Denver Bar Association
April 2001
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New Law School Heads Down Slippery Slope

by Craig Eley

Aspen school joins CU, DU in mining your tuition dollars.

Colorado will soon have its third law school when the Aspen College of Law (ACOL) opens its doors to its first freshman class this September. Ralph Acheson, the dean of the college, reported that 5,000 applications have been received so far, of which 1,000 are expected to be accepted.

Dean Acheson acknowledged that even though a freshman class of 1,000 is an ambitious undertaking, he plans for the school to have 4,000 students by the time the first class graduates in 2004. In an era when law school applications have been dropping like XFL Neilsen ratings, ACOL has come from nowhere and proven that smart marketing, rather than a school’s academic reputation, may be what matters most. For example, ACOL is the only law school that advertises in such publications as Rolling Stone, Skate Boarder’s World, and Ski. "We want high schoolers and college students to say early on to their parents, ‘hey, law school looks really dope [cool] — can I go?’" explained Dean Acheson. "What parents wouldn’t love hearing those words from their kids?"

And dope it will be, if Jack Green, ACOL Dean of Students, is to be believed. He maintains that "law school is the crowning achievement of a 19-year (or for some of our students, a 20- or 21-year) academic career, and it ought to be gloried in, not slogged through." Toward that goal, the school will have no regular class times, allowing students to take their classes whenever it is convenient for them. This will be possible because all law school lectures have been videotaped (this was accomplished last year at ACOL’s "partner school"), and students will be given a set of tapes at the beginning of each semester, to view when it suits them. It is expected that, during the winter, students will take advantage of the daylight hours to hone their skiing skills, and reserve the evenings for learning. In fact, this opportunity is a major focal point of ACOL’s advertising campaign, which features spectacular photos of Aspen’s numerous skiing venues.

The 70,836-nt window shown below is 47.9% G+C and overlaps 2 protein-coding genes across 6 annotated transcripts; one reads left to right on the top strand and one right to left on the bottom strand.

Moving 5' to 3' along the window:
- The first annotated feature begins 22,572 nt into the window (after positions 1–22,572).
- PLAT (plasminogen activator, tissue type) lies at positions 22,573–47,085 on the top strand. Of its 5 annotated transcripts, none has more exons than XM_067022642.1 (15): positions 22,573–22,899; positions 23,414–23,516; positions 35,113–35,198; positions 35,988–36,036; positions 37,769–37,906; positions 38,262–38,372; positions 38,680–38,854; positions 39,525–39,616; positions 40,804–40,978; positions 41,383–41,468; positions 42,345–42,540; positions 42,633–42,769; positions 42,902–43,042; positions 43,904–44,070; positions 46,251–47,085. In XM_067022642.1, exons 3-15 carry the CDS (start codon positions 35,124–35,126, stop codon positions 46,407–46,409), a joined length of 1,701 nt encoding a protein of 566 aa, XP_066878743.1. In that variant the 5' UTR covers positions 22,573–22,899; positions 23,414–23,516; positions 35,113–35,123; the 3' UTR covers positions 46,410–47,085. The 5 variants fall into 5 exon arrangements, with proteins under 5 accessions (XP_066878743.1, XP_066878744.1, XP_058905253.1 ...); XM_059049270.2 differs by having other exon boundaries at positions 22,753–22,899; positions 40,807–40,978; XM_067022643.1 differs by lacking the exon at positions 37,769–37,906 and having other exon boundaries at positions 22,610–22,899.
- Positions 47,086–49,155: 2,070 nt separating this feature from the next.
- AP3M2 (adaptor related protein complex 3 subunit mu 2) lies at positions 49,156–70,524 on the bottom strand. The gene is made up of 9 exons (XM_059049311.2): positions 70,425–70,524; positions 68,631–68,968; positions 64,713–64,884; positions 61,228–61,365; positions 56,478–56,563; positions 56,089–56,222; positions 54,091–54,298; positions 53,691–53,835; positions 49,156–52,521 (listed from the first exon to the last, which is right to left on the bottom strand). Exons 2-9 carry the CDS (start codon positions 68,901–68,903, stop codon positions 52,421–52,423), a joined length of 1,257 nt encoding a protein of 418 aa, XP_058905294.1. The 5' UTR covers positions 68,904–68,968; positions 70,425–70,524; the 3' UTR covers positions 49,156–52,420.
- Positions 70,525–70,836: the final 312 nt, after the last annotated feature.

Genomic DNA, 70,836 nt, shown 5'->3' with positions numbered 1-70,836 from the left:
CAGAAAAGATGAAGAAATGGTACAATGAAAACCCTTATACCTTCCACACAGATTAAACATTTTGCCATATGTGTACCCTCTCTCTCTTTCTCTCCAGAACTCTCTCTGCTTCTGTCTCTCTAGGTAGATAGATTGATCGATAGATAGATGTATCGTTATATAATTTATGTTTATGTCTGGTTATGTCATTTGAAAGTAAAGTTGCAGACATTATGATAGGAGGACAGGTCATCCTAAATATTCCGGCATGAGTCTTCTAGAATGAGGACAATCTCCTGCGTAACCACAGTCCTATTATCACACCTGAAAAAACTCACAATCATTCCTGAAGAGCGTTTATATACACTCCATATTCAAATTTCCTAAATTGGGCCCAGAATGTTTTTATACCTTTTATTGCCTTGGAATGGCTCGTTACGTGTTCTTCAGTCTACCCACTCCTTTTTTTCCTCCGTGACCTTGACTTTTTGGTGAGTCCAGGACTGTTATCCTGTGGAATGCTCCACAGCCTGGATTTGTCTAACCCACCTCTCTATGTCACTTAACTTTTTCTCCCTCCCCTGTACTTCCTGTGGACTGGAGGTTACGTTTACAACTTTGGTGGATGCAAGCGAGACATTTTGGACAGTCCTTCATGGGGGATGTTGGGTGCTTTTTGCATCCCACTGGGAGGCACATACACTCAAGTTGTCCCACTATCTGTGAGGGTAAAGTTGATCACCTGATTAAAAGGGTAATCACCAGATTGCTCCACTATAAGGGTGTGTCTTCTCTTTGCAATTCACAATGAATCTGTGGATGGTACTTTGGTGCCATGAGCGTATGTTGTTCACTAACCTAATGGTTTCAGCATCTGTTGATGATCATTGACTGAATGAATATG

But will learning from a videotape work? "Our research demonstrates that the student we are targeting has already done most of his or her learning by staring at a television set," commented Dean Green. "Watching videos is as natural to them as drinking beer, so what better way would there be to continue their education?"

And exactly what student is the new Aspen school targeting? "They must have graduated from some college (or be able to document an equivalent in life experience), they must have taken the LSAT, and they must be able to pay $70,000 a year in tuition," Dean Green unabashedly pronounced.

That eye-popping tuition figure does not include room and board, and with Aspen’s extremely tight housing market, where will the students live?

"Anywhere they want to," explained Dean Green. "To be frank, the student we are going after will have no trouble paying rent on a condo in Aspen. And we fully expect that some of their parents will buy one as an investment, which we are prepared to facilitate through Whiteacre Properties, our in-house real estate brokerage."

When it was pointed out that this would likely lead to a school which caters exclusively to the economic elite, Dean Acheson was quick to assuage this writer’s fears. "Our investors have purchased some houses in Aspen, and in five years these will be torn down and 30-story condominiums will be built on their sites. This will result in sufficient housing for our students, as well as a large number of units which we intend to rent to tourists and others. The income from the non-student rentals will allow us to offer students a below-market rate, which we estimate will be no more than $3,000 per month, parking not included."